Colleagues, customers and business associates often communicate with one another through assistants, voice mail, text messages and group meetings. The context of conversations has the potential to be diluted or skewed through shorthand communication and verbal dialogue. Documenting in writing the nature of a discussion ensures key issues are formally identified, and it can help ensure accurate communication in a workplace environment. The key is to make sure everyone involved in the conversation receives a copy of the documentation and signs off on it as an acknowledgement of receipt, review and agreement.


Documenting verbal conversations is one way to make sure that everyone involved in a discussion are in agreement with the content of the conversation. Colleagues who are taking on cellphones with poor reception, in groups with numerous participants, or who are involved in a heated debate can often lose or misunderstand pertinent details. Documenting the key elements of the conversation and simultaneously distributing them to all interested parties can help clarify the exact nature of the conversation. Recipients can be instructed that, “If any points of the discussion summary are unclear, or disputed, please clarify as soon as possible.”


A document of a verbal conversation can serve as written confirmation of the terms of a spoken agreement or arrangement. This avoids confusion or disagreement at later dates. For example: “Per our conversation of October 25, you will have a completed graphics layout of the annual report available for the printer by the close of business on November 1.” Using this example, a graphic designer who then fails to meet deadline by saying he misunderstood the timeline can be shown the written documentation of the conversation in which he agreed to the date.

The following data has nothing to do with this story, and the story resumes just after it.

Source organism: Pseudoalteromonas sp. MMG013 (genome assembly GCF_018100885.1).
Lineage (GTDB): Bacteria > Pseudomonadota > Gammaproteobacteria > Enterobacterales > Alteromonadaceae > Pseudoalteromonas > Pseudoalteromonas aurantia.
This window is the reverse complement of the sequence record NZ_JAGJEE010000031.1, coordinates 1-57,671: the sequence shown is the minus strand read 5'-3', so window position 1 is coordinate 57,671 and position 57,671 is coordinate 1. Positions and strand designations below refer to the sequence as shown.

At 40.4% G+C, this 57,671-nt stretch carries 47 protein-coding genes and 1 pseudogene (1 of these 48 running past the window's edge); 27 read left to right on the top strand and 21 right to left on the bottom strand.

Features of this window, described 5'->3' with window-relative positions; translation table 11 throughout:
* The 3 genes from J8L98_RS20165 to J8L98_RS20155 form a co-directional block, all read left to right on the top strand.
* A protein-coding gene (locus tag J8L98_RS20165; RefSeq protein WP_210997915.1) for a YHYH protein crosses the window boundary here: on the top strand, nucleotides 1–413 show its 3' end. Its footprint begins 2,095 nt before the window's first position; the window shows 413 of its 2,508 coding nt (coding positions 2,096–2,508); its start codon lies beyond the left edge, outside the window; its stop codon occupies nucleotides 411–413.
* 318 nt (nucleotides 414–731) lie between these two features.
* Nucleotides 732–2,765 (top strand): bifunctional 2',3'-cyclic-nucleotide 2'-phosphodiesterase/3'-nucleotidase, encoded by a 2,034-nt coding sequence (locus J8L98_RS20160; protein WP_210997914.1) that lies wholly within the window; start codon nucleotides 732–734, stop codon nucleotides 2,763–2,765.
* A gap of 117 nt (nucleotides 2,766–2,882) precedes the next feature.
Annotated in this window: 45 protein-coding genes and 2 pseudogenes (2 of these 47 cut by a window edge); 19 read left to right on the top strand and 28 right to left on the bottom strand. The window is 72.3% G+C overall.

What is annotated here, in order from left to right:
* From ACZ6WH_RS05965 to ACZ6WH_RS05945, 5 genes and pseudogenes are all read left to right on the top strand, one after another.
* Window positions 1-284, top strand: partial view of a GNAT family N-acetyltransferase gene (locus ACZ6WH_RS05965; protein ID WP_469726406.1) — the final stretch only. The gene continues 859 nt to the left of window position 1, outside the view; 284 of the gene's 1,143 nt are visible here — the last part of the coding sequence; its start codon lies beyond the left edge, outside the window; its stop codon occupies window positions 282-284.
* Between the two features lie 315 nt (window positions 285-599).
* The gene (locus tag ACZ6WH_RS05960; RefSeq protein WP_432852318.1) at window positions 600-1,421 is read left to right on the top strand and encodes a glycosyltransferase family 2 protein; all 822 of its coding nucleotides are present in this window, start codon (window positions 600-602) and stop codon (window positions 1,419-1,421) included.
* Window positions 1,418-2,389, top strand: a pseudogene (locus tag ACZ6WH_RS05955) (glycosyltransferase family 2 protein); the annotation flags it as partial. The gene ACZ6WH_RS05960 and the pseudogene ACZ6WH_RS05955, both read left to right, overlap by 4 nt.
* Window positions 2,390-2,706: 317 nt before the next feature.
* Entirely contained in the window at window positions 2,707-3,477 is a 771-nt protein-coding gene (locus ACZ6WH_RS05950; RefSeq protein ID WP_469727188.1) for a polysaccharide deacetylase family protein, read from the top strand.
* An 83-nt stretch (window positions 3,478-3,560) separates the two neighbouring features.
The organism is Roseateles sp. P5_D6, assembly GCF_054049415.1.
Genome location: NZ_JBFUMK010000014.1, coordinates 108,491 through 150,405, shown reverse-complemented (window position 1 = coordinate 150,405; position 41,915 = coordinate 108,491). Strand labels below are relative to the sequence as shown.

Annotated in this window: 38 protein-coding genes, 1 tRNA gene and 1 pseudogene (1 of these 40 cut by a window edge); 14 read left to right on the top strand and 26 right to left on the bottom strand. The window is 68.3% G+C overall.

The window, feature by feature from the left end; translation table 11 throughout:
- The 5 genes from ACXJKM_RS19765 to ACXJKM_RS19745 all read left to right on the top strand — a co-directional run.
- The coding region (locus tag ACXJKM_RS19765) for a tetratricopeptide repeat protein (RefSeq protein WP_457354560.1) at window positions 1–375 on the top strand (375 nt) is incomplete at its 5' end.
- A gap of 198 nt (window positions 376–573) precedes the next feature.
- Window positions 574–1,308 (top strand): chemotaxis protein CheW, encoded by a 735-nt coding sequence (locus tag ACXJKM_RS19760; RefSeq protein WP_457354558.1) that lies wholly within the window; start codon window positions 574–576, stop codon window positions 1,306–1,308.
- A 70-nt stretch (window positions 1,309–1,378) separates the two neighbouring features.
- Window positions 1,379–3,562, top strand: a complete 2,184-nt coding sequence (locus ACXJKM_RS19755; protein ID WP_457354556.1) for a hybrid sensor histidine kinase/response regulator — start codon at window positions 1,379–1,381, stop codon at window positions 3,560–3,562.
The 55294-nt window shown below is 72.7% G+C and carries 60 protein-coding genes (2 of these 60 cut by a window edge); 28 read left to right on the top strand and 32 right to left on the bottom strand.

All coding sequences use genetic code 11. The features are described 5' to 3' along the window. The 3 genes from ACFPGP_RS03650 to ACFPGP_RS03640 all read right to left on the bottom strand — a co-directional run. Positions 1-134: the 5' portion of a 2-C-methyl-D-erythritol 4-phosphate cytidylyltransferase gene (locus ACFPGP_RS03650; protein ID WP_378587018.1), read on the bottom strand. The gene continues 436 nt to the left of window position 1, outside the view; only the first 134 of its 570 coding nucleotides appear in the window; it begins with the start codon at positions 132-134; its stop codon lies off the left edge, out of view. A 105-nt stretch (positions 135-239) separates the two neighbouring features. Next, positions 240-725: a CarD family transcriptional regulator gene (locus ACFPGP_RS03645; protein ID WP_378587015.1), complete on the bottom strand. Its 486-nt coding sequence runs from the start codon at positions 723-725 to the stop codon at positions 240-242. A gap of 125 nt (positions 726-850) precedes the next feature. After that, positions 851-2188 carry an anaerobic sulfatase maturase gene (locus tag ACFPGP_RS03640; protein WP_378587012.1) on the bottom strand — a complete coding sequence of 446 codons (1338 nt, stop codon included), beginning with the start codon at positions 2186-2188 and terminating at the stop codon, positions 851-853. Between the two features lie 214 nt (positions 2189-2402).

Managers who document verbal employee performance reviews, reprimands and salary negotiations are able to retain a written record of employee interactions. Using this example, an employee who agrees to a 10 percent raise and later disputes the raise should have been 15 percent, the manager can refer to the documented conversation as evidence of the lower number. Likewise, an employee who disputes the number of times he has been late can be shown written proof of his tardiness if the verbal reprimands have been documented.


Documentation of verbal conversations is a vital element to fighting claims of workplace discrimination or harassment. Managers who encourage employees to document such incidents create a written trail of evidence that can prove or disprove allegations of workplace conflict. This serves as a protective measure for employees charging the violation, and it can also serve as a protection of employers when they document steps taken to investigate and appropriately address any such claims.